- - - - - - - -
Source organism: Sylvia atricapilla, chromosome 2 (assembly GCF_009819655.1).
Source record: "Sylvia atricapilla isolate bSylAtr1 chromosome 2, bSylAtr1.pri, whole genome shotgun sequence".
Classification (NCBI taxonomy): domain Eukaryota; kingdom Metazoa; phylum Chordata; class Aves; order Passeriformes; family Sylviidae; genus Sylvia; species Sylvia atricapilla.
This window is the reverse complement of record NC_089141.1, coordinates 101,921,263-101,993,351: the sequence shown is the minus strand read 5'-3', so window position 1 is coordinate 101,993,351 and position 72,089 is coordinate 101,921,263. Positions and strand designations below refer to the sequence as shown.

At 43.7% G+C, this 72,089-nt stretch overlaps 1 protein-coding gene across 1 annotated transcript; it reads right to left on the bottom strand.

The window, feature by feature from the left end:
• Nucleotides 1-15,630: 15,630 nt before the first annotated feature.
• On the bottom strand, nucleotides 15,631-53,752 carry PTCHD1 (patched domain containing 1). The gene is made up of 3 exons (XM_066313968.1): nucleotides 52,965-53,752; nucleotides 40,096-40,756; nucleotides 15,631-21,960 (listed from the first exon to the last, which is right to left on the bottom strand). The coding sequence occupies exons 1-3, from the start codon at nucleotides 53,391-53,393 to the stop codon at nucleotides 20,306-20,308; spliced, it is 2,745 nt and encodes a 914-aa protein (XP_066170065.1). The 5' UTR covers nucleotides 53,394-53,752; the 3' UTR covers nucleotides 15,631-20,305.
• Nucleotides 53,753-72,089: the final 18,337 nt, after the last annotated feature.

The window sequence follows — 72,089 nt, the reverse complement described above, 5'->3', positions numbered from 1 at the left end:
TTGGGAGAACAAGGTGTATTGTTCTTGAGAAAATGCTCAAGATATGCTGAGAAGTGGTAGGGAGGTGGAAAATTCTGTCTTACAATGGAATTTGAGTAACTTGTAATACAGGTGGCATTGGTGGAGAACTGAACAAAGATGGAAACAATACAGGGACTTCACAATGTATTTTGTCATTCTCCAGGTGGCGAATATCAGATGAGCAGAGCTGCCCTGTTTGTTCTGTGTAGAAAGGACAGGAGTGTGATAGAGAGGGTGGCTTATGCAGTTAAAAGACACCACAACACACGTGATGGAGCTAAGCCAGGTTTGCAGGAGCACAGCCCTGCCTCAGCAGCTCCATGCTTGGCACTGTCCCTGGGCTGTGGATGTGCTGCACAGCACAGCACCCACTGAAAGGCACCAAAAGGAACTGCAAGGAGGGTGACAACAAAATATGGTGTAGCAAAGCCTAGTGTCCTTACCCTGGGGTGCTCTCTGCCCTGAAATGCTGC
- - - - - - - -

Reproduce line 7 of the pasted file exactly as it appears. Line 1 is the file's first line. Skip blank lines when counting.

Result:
• Nucleotides 1-15,630: 15,630 nt before the first annotated feature.